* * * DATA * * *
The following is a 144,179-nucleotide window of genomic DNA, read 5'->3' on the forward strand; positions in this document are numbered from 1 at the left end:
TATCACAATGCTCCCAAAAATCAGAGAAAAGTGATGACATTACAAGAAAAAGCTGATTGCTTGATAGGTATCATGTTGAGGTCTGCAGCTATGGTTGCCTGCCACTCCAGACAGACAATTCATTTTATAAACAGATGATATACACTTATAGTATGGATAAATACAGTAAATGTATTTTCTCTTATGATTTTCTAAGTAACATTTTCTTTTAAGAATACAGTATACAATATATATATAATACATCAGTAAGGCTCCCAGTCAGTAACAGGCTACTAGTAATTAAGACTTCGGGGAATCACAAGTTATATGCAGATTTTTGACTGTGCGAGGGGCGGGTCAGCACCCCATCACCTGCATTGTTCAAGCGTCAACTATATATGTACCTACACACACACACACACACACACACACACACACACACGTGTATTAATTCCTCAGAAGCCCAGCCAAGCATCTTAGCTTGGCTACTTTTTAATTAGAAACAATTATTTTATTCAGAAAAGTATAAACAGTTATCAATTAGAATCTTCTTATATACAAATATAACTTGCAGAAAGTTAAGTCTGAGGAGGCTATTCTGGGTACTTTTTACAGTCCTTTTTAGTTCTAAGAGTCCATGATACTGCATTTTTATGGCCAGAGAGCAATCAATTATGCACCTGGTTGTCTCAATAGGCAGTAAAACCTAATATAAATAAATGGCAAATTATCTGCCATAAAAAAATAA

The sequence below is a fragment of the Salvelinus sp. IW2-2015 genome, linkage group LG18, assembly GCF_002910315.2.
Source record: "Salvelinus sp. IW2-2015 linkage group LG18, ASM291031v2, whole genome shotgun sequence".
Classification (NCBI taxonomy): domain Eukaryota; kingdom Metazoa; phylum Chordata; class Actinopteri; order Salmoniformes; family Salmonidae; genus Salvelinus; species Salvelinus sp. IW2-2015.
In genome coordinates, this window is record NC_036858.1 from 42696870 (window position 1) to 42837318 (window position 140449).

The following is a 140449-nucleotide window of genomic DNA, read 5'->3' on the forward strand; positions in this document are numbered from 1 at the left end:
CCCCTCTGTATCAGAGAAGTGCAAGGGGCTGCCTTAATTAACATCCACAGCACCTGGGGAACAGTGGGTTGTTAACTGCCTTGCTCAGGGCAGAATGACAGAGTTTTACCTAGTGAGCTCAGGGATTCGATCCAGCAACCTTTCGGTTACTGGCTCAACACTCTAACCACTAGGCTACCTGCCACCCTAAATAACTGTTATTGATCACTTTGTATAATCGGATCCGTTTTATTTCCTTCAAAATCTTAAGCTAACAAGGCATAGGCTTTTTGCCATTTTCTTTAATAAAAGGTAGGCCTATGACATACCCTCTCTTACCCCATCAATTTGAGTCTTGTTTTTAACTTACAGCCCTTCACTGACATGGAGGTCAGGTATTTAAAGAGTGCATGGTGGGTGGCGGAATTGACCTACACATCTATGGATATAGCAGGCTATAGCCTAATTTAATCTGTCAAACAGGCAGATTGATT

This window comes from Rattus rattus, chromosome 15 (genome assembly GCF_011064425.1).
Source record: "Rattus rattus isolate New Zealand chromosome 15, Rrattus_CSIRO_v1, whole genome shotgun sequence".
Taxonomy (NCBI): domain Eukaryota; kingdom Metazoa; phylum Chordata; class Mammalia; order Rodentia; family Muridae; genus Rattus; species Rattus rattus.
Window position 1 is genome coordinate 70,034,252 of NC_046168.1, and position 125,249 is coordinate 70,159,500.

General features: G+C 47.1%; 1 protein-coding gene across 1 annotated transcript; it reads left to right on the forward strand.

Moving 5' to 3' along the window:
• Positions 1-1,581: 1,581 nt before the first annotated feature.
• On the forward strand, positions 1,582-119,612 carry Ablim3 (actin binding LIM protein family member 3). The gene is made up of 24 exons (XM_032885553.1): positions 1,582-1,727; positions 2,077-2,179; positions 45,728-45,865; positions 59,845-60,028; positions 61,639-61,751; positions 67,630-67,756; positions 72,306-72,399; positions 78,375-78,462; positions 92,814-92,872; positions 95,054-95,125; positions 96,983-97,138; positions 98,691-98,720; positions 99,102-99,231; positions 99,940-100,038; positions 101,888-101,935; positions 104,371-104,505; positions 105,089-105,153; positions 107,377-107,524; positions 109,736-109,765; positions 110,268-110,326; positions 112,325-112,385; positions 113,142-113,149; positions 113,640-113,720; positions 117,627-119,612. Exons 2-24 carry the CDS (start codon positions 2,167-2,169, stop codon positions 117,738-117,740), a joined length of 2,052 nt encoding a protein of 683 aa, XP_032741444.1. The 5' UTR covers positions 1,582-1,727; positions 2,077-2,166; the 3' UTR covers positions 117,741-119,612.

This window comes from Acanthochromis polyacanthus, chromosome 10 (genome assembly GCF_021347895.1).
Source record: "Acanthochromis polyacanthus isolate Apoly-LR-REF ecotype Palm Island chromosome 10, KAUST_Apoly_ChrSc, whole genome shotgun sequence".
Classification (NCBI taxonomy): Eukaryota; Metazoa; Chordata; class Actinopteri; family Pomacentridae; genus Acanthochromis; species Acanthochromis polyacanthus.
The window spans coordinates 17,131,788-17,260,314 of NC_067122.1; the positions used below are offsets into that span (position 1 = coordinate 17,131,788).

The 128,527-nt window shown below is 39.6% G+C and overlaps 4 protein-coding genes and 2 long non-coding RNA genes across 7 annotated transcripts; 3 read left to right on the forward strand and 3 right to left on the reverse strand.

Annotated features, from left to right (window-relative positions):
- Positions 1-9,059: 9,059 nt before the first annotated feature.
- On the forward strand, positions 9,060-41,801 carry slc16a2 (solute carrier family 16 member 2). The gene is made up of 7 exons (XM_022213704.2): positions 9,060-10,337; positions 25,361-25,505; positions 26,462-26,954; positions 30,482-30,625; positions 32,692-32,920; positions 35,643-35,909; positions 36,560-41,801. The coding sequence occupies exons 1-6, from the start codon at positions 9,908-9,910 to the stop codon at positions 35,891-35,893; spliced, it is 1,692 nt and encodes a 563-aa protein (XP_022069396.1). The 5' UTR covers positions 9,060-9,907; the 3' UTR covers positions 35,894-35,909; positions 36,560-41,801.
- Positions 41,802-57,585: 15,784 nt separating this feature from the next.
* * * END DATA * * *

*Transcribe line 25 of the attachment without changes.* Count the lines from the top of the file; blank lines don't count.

- Positions 41,802-57,585: 15,784 nt separating this feature from the next.